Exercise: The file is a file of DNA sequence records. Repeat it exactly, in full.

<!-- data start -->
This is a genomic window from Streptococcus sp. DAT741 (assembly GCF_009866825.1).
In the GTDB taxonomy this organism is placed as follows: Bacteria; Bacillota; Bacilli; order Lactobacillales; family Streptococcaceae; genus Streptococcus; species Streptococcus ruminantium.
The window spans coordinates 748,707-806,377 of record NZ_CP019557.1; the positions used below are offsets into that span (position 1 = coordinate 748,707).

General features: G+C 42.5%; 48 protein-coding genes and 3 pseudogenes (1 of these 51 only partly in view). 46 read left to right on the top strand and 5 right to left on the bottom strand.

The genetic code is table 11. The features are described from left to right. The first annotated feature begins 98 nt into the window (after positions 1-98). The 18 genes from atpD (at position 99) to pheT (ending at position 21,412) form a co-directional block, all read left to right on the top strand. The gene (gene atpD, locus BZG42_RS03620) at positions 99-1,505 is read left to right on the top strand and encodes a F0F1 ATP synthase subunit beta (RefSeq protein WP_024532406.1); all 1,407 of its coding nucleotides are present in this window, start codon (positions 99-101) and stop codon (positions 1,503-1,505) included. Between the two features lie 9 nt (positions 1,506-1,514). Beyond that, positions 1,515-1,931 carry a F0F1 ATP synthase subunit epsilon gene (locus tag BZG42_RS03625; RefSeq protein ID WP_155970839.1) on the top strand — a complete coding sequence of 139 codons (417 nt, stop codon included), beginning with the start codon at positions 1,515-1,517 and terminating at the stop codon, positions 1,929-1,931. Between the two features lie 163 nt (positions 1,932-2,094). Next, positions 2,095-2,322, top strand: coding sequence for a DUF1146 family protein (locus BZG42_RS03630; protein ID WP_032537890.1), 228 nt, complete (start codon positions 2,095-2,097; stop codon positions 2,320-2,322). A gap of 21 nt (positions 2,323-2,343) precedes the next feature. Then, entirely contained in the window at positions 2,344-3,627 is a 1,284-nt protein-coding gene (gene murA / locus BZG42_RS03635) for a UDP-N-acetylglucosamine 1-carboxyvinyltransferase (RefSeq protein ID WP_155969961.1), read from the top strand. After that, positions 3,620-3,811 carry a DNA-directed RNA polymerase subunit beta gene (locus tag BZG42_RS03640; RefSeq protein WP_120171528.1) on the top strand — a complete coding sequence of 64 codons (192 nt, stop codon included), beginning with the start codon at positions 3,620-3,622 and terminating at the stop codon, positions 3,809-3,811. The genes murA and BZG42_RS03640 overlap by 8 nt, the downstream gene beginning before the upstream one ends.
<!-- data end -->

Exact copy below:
This is a genomic window from Streptococcus sp. DAT741 (assembly GCF_009866825.1).
In the GTDB taxonomy this organism is placed as follows: Bacteria; Bacillota; Bacilli; order Lactobacillales; family Streptococcaceae; genus Streptococcus; species Streptococcus ruminantium.
The window spans coordinates 748,707-806,377 of record NZ_CP019557.1; the positions used below are offsets into that span (position 1 = coordinate 748,707).

General features: G+C 42.5%; 48 protein-coding genes and 3 pseudogenes (1 of these 51 only partly in view). 46 read left to right on the top strand and 5 right to left on the bottom strand.

The genetic code is table 11. The features are described from left to right. The first annotated feature begins 98 nt into the window (after positions 1-98). The 18 genes from atpD (at position 99) to pheT (ending at position 21,412) form a co-directional block, all read left to right on the top strand. The gene (gene atpD, locus BZG42_RS03620) at positions 99-1,505 is read left to right on the top strand and encodes a F0F1 ATP synthase subunit beta (RefSeq protein WP_024532406.1); all 1,407 of its coding nucleotides are present in this window, start codon (positions 99-101) and stop codon (positions 1,503-1,505) included. Between the two features lie 9 nt (positions 1,506-1,514). Beyond that, positions 1,515-1,931 carry a F0F1 ATP synthase subunit epsilon gene (locus tag BZG42_RS03625; RefSeq protein ID WP_155970839.1) on the top strand — a complete coding sequence of 139 codons (417 nt, stop codon included), beginning with the start codon at positions 1,515-1,517 and terminating at the stop codon, positions 1,929-1,931. Between the two features lie 163 nt (positions 1,932-2,094). Next, positions 2,095-2,322, top strand: coding sequence for a DUF1146 family protein (locus BZG42_RS03630; protein ID WP_032537890.1), 228 nt, complete (start codon positions 2,095-2,097; stop codon positions 2,320-2,322). A gap of 21 nt (positions 2,323-2,343) precedes the next feature. Then, entirely contained in the window at positions 2,344-3,627 is a 1,284-nt protein-coding gene (gene murA / locus BZG42_RS03635) for a UDP-N-acetylglucosamine 1-carboxyvinyltransferase (RefSeq protein ID WP_155969961.1), read from the top strand. After that, positions 3,620-3,811 carry a DNA-directed RNA polymerase subunit beta gene (locus tag BZG42_RS03640; RefSeq protein WP_120171528.1) on the top strand — a complete coding sequence of 64 codons (192 nt, stop codon included), beginning with the start codon at positions 3,620-3,622 and terminating at the stop codon, positions 3,809-3,811. The genes murA and BZG42_RS03640 overlap by 8 nt, the downstream gene beginning before the upstream one ends.